Imported medicinal cannabis has already been offered to 29 children with severe intractable epilepsy but an expansion of the compassionate early access scheme will mean an extra 30 will have access to the treatment. And once Victoria has its own locally produced product, another 30 will also be provided with the life-changing medicine.
“These are children for whom, very sadly, the long-term prognosis is not always a positive one and simply cannot afford to wait until the commonwealth funding arrangements catch up,” Health Minister Jill Hennessy said on Wednesday.
“For many of these children, this medication has led to a reduction in seizures and making an incredibly important difference in their daily lives and in the lives of their families.”
Victoria was the first state in Australia to legalise access to medicinal cannabis for those in exceptional circumstances in 2016 but Hennessy said it’s increasingly challenging to make it both “accessible and affordable”. She wants medicinal cannabis to be listed on the Pharmaceutical Benefits Scheme.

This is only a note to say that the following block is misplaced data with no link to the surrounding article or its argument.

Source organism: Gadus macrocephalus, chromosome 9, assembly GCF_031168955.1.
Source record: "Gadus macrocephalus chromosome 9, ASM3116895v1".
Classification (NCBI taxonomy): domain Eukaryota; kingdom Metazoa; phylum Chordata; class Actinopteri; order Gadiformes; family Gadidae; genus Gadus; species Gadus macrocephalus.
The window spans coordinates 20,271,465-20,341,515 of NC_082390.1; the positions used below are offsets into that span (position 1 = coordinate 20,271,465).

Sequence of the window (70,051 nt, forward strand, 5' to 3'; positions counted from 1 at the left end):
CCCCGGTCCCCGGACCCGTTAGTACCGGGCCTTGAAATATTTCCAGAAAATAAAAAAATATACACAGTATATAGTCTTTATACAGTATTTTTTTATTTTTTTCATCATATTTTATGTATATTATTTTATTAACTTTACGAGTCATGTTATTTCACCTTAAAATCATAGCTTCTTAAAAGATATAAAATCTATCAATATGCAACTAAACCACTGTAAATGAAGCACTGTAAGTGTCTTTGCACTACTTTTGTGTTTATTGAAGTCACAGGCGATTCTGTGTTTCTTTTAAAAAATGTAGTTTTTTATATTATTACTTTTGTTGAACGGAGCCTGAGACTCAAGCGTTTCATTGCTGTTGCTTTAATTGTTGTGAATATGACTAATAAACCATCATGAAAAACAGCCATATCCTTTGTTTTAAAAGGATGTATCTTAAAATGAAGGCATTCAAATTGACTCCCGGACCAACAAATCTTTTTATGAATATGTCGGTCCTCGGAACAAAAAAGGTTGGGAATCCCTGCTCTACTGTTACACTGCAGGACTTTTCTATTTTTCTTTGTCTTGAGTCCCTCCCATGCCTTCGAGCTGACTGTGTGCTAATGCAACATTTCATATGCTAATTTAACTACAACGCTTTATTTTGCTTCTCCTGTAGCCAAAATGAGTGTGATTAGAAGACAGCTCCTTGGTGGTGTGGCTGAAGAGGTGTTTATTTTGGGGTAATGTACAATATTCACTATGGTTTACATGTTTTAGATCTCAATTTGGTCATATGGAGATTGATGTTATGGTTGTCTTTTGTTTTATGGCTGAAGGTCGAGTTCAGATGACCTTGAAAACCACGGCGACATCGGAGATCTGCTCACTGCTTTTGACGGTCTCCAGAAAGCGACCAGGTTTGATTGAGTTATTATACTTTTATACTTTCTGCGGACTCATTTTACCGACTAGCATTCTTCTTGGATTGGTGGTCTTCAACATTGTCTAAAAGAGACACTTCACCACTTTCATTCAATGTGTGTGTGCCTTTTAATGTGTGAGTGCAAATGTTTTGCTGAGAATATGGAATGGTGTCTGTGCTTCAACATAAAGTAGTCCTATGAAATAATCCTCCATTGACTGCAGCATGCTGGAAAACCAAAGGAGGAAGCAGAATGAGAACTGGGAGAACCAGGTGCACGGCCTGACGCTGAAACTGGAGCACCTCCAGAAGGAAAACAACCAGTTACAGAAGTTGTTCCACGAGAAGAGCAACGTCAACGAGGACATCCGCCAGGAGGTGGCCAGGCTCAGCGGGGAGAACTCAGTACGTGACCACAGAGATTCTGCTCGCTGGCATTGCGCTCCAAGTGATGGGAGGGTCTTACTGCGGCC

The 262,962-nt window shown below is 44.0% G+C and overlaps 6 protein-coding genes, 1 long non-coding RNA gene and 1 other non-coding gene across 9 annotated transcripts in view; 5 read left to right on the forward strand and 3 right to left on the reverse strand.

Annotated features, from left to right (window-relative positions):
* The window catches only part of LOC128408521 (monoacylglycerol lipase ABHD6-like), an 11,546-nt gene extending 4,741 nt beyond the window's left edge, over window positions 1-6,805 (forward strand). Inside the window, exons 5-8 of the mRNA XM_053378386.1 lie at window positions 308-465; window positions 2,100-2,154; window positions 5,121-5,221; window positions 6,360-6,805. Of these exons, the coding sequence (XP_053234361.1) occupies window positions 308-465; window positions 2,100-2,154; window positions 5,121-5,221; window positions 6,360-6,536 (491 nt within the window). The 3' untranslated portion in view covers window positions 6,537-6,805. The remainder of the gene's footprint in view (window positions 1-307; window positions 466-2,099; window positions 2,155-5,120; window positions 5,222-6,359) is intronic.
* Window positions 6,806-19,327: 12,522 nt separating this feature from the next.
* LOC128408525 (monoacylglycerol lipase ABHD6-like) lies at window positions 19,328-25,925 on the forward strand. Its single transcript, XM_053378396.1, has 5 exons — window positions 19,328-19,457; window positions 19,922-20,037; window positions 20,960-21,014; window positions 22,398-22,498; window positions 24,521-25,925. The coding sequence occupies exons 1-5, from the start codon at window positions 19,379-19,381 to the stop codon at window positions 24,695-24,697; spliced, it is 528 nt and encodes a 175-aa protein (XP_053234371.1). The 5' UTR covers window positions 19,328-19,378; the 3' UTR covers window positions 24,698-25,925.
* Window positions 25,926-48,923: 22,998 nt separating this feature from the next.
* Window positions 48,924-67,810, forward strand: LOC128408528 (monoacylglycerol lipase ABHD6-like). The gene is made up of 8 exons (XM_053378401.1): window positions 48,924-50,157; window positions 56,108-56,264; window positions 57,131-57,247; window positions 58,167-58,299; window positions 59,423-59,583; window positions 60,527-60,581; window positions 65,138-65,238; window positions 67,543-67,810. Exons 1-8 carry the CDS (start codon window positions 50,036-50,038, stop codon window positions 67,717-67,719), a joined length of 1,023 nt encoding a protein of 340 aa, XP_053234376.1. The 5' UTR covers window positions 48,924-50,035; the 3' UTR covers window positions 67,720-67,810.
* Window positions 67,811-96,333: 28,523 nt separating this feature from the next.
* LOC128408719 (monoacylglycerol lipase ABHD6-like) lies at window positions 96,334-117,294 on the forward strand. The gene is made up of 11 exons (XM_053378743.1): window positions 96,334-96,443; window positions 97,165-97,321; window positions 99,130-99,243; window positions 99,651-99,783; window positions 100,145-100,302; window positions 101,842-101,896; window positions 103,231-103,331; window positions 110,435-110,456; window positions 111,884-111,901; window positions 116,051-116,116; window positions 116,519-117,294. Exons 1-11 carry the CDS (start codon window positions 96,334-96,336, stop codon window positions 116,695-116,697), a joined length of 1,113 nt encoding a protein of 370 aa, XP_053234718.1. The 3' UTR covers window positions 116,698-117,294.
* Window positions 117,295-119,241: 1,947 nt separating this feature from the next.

“Medicinal marijuana can be like many unsubsidised medicines … (it) can be extremely expensive and serve as a great challenge for families,” Hennessy said.
The state plans to be the national leader in medicinal cannabis exports, with plans to supply of half Australia’s product by 2028. Agriculture Minister Jaala Pulford predicted as many as 500 jobs will be created as growing and manufacturing facilities are approved in the state, following the green light from Canberra to begin exports.
“We will aim to build a robust and thriving industry that is capable of both reaching domestic demand … and international markets,” Pulford said.